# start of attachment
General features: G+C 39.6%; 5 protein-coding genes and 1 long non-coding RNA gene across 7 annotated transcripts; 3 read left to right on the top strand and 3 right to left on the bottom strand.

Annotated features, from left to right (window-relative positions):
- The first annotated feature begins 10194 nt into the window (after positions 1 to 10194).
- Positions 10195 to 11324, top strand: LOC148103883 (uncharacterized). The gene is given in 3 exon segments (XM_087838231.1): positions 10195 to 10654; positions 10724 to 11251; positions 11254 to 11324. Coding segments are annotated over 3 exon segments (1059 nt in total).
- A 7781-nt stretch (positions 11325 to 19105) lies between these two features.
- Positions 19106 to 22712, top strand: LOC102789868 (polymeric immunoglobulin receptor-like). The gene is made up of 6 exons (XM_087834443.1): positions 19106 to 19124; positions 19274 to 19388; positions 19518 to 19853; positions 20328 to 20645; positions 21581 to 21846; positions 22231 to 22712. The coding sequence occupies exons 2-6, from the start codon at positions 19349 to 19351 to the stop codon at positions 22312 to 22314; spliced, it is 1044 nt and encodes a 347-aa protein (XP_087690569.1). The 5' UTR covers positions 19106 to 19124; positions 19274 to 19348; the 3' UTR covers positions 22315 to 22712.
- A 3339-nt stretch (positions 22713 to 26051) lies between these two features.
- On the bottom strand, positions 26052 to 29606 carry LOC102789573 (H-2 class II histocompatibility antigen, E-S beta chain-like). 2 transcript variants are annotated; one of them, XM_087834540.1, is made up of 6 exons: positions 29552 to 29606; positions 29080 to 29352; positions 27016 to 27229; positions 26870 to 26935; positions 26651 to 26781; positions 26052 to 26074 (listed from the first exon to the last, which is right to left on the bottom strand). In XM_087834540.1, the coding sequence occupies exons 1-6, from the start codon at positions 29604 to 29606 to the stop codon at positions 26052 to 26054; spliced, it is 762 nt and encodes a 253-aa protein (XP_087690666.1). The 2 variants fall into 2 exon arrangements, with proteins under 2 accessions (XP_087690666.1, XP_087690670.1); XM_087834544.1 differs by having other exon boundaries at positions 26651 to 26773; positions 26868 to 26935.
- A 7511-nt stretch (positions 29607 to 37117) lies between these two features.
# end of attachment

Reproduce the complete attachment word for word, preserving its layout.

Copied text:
General features: G+C 39.6%; 5 protein-coding genes and 1 long non-coding RNA gene across 7 annotated transcripts; 3 read left to right on the top strand and 3 right to left on the bottom strand.

Annotated features, from left to right (window-relative positions):
- The first annotated feature begins 10194 nt into the window (after positions 1 to 10194).
- Positions 10195 to 11324, top strand: LOC148103883 (uncharacterized). The gene is given in 3 exon segments (XM_087838231.1): positions 10195 to 10654; positions 10724 to 11251; positions 11254 to 11324. Coding segments are annotated over 3 exon segments (1059 nt in total).
- A 7781-nt stretch (positions 11325 to 19105) lies between these two features.
- Positions 19106 to 22712, top strand: LOC102789868 (polymeric immunoglobulin receptor-like). The gene is made up of 6 exons (XM_087834443.1): positions 19106 to 19124; positions 19274 to 19388; positions 19518 to 19853; positions 20328 to 20645; positions 21581 to 21846; positions 22231 to 22712. The coding sequence occupies exons 2-6, from the start codon at positions 19349 to 19351 to the stop codon at positions 22312 to 22314; spliced, it is 1044 nt and encodes a 347-aa protein (XP_087690569.1). The 5' UTR covers positions 19106 to 19124; positions 19274 to 19348; the 3' UTR covers positions 22315 to 22712.
- A 3339-nt stretch (positions 22713 to 26051) lies between these two features.
- On the bottom strand, positions 26052 to 29606 carry LOC102789573 (H-2 class II histocompatibility antigen, E-S beta chain-like). 2 transcript variants are annotated; one of them, XM_087834540.1, is made up of 6 exons: positions 29552 to 29606; positions 29080 to 29352; positions 27016 to 27229; positions 26870 to 26935; positions 26651 to 26781; positions 26052 to 26074 (listed from the first exon to the last, which is right to left on the bottom strand). In XM_087834540.1, the coding sequence occupies exons 1-6, from the start codon at positions 29604 to 29606 to the stop codon at positions 26052 to 26054; spliced, it is 762 nt and encodes a 253-aa protein (XP_087690666.1). The 2 variants fall into 2 exon arrangements, with proteins under 2 accessions (XP_087690666.1, XP_087690670.1); XM_087834544.1 differs by having other exon boundaries at positions 26651 to 26773; positions 26868 to 26935.
- A 7511-nt stretch (positions 29607 to 37117) lies between these two features.